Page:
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The DVDs I burn with this program are unreadable by a DVD player or by a computer.

 

I recently purchased Easy VHS to DVD 3 Plus and installed it on my old desktop PC: Gateway DX4840, RAM 8 GB, Intel Core i3 CPU, Windows 10 Home v. 1511.

 

I installed Roxio's Windows 10 patch update.

 

Windows 10 itself updated automatically last night.

 

The Roxio capture hardware is attached correctly, and I capture old family VHS videos just fine. They appear on my hard drive as MPG files, and I can view those files with Windows MediaPlayer. But I want to clean them up and burn them to DVDs as gifts.

 

Using the Record, Edit and Save option in the Roxio program, I started a project with four video clips, adding up to 1 hour and 40 minutes of content. I succeeded in trimming, stabilizing, and denoising, which improved the video output noticeably on preview. I added titles. So far, so good.

 

Then, I chose the DVD option and exported the project to a fresh Verbatim DVD. It took about four hours to finish. (Is that normal?).

 

The finished DVD won't play. The Sony DVD/VHS player says there's a disc error. (It plays other DVDs without a problem.)

 

The finished DVD also won't play on the computer.

 

The finished DVD has folders labelled ROXIOPLASMA and VIDEO_TS. The latter has .vob, .bup., and .ifo files. The .vob files are large enough to represent the four video clips. They don't play in Windows MediaPlayer.

 

I've tried the same steps multiple times, on fresh DVDs. Same results.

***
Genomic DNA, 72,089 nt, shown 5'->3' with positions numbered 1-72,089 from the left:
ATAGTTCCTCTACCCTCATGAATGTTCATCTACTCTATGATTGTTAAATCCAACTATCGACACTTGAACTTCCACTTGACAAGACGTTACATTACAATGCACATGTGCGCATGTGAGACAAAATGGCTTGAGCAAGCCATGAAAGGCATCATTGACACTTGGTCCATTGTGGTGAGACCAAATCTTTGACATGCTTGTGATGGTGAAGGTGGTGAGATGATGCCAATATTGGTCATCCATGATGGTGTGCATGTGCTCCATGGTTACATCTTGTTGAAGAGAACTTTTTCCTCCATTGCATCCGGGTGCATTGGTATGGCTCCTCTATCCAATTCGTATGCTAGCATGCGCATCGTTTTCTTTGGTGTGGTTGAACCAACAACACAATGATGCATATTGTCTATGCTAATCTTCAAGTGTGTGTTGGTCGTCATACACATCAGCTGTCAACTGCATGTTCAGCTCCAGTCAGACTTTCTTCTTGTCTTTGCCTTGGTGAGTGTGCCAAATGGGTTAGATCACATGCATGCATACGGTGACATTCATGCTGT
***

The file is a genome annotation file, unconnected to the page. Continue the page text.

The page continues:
Is this a Windows 10 problem? Anyone else experiencing difficulties like this?

 

Roxio's live tech support center is closed for the holiday. Any suggestions?

 

 

 

 

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A video 1:40 long will not fit a standard 4.7GB DVD which can only hold 60 minutes of best quality video. Any longer and the video has to be highly compressed to fit and you lose lots of quality and the DVD may also become unplayable on DVD players.

There is an option to span the video over several DVDs. Did you use that?

4 hours may be normal depending on your system as well as the amount of rendering required to reduce the 1:40 to fit on the DVD.

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May I suggest something different, just to help check out the hardware. I think you should be able to simply copy files to a DVD using Windows 10. (I haven't used W10 yet.) But if you drag-and-drop a couple of your .MPG files to your DVD drive, and then tell Windows to write those files, it should put them onto a DVD disc.

 

This disc won't be playable in a DVD player, but Windows Media Player should be able to read the disc, and the files, and play them from the disc. (I am assuming they play okay with WMP if you play them from the hard drive as well?)

 

If that works, we at least know that your drive, and the discs you're using are working okay. If it doesn't work, then the first thing I would suggest would be to get some other discs, (cheaper than buying a new drive) and if those don't work, then suspect an issue with the drive.

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